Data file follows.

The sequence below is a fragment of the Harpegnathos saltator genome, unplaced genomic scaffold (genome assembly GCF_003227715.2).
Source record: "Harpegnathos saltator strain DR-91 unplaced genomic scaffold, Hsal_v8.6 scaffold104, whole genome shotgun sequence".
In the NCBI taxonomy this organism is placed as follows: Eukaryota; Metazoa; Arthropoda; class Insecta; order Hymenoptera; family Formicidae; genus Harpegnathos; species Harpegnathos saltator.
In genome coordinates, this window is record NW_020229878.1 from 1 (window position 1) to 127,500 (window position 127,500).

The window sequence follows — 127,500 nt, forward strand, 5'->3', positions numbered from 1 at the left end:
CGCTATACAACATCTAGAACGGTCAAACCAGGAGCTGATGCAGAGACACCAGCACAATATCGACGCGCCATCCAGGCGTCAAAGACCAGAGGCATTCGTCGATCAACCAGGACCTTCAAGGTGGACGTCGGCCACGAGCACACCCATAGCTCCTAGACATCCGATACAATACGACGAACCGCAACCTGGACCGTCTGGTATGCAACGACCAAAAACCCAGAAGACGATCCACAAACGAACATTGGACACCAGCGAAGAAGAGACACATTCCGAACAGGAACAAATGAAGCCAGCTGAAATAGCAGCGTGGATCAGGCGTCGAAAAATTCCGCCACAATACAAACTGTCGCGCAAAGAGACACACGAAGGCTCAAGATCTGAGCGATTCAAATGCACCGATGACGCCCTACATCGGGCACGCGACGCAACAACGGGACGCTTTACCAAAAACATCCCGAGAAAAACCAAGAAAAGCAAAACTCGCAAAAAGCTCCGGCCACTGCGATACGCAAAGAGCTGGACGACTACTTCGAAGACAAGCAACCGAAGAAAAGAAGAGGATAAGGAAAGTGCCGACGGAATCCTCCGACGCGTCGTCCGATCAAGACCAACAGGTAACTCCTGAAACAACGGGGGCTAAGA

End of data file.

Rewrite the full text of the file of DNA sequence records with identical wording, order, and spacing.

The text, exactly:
The sequence below is a fragment of the Harpegnathos saltator genome, unplaced genomic scaffold (genome assembly GCF_003227715.2).
Source record: "Harpegnathos saltator strain DR-91 unplaced genomic scaffold, Hsal_v8.6 scaffold104, whole genome shotgun sequence".
In the NCBI taxonomy this organism is placed as follows: Eukaryota; Metazoa; Arthropoda; class Insecta; order Hymenoptera; family Formicidae; genus Harpegnathos; species Harpegnathos saltator.
In genome coordinates, this window is record NW_020229878.1 from 1 (window position 1) to 127,500 (window position 127,500).

The window sequence follows — 127,500 nt, forward strand, 5'->3', positions numbered from 1 at the left end:
CGCTATACAACATCTAGAACGGTCAAACCAGGAGCTGATGCAGAGACACCAGCACAATATCGACGCGCCATCCAGGCGTCAAAGACCAGAGGCATTCGTCGATCAACCAGGACCTTCAAGGTGGACGTCGGCCACGAGCACACCCATAGCTCCTAGACATCCGATACAATACGACGAACCGCAACCTGGACCGTCTGGTATGCAACGACCAAAAACCCAGAAGACGATCCACAAACGAACATTGGACACCAGCGAAGAAGAGACACATTCCGAACAGGAACAAATGAAGCCAGCTGAAATAGCAGCGTGGATCAGGCGTCGAAAAATTCCGCCACAATACAAACTGTCGCGCAAAGAGACACACGAAGGCTCAAGATCTGAGCGATTCAAATGCACCGATGACGCCCTACATCGGGCACGCGACGCAACAACGGGACGCTTTACCAAAAACATCCCGAGAAAAACCAAGAAAAGCAAAACTCGCAAAAAGCTCCGGCCACTGCGATACGCAAAGAGCTGGACGACTACTTCGAAGACAAGCAACCGAAGAAAAGAAGAGGATAAGGAAAGTGCCGACGGAATCCTCCGACGCGTCGTCCGATCAAGACCAACAGGTAACTCCTGAAACAACGGGGGCTAAGA